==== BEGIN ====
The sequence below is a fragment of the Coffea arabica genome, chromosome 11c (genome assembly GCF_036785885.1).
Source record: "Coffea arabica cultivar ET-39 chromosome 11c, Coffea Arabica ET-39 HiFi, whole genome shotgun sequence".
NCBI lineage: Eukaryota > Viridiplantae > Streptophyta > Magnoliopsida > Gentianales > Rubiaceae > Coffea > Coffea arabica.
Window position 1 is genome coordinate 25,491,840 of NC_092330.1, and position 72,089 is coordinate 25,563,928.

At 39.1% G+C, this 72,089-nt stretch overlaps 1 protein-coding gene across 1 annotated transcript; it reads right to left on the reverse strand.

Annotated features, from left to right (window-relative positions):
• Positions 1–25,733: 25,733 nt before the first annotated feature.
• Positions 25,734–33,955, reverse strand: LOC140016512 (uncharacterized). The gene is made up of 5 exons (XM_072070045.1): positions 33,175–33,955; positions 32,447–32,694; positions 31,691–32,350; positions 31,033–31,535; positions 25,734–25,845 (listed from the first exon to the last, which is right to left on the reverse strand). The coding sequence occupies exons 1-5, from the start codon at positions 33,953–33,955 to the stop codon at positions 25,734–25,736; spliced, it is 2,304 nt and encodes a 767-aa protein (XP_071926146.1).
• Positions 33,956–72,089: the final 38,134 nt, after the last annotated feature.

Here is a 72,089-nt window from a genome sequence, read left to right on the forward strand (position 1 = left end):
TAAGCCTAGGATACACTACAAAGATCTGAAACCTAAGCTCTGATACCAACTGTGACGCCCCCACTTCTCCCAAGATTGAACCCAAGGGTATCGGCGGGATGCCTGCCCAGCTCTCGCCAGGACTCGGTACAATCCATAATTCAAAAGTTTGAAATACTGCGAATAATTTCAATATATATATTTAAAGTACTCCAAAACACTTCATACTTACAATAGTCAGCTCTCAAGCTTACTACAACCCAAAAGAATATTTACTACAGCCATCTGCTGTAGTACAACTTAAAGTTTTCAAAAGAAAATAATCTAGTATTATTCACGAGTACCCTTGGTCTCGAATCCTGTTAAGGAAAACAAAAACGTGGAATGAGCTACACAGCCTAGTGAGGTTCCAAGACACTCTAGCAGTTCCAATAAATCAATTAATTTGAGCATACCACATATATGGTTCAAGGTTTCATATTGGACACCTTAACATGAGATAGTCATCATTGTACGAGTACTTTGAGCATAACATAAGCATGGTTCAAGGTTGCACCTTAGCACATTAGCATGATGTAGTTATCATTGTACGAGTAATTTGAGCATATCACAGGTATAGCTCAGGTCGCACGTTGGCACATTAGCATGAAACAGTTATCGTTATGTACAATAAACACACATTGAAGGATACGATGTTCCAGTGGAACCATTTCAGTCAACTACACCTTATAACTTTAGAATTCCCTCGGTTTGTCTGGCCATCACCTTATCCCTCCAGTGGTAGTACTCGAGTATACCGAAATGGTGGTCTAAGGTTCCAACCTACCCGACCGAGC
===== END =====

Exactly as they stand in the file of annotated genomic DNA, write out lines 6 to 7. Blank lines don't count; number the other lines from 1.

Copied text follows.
Annotated features, from left to right (window-relative positions):
• Positions 1–25,733: 25,733 nt before the first annotated feature.